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Managerial Economics: How to Maximize Short-Run Profit in Monopolistic Competition

Managerial economists have studied monopolistic competition to understand how to maximize profit in that economic model. Because a monopolistically competitive firm produces a differentiated good, short-run profit maximization requires the firm to determine both the profit-maximizing quantity and the good’s price. The illustration shows short-run profit maximization for a monopolistically competitive firm.

Differentiation leads to a downward-sloping demand curve for the monopolistically competitive firm. This curve is labeled d. Because the demand curve is downward sloping, the monopolistically competitive firm must lower price in order to sell more of the good. This lower price is charged for all units of the good sold.

Marginal revenue represents the change in total revenue that occurs when one additional unit of output is produced and sold. Because the firm must charge a lower price for every unit sold in order to sell one additional unit of the good, marginal revenue is lower than the price of the last unit sold. The marginal-revenue curve, thus, lies below the demand curve, as illustrated by the curve labeled MR.

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Marginal cost is the change in total cost that occurs when one additional unit of output is produced. Because of diminishing returns, marginal cost, MC, is upward-sloping. In addition, marginal cost passes through the minimum point of the average-total-cost curve, ATC.

The firm’s total profit increases if an additional unit of output adds more to revenue than it adds to cost. As long as the marginal revenue of an additional unit exceeds marginal cost, as is the case at qA, producing that unit increases the firm’s total profit, and the firm should continue to produce more.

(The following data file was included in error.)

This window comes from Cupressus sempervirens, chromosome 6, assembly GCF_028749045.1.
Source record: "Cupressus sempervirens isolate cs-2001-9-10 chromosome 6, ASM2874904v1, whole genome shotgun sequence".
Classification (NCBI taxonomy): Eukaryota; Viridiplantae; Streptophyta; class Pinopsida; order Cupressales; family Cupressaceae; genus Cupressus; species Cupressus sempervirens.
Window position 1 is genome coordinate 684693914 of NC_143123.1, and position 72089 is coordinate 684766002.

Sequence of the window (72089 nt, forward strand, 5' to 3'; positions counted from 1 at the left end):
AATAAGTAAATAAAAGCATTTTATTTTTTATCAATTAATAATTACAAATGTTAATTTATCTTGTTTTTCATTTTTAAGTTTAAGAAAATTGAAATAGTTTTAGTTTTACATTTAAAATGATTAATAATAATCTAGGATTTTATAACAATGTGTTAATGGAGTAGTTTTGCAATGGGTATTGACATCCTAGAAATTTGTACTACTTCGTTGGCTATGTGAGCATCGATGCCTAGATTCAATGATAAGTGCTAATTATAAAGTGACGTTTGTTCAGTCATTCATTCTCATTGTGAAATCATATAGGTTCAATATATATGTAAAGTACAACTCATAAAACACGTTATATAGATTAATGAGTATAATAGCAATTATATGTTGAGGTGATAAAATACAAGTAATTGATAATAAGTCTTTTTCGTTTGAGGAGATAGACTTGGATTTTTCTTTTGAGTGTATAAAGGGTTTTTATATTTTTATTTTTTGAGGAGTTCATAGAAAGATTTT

On the other hand, if a unit of output adds more to cost than it adds to revenue, as with qB, or if marginal cost is greater than marginal revenue, producing that unit decreases the firm’s total profit. The firm needs to reduce production. The monopolistically competitive firm maximizes profit by producing the quantity of output associated with marginal revenue equals marginal cost.

The profit-maximizing quantity of output is represented by q0.

After determining the profit-maximizing quantity of output, the firm establishes the good’s price by going from that quantity, q0, to the demand curve and across to the vertical axis. The profit-maximizing price is P0.

The monopolistically competitive firm determines profit per unit by subtracting average total cost from price. In the illustration, profit per unit is represented by ð/q and equals price minus average total cost. Total profit, ð, equals profit per unit multiplied by the profit-maximizing quantity, or

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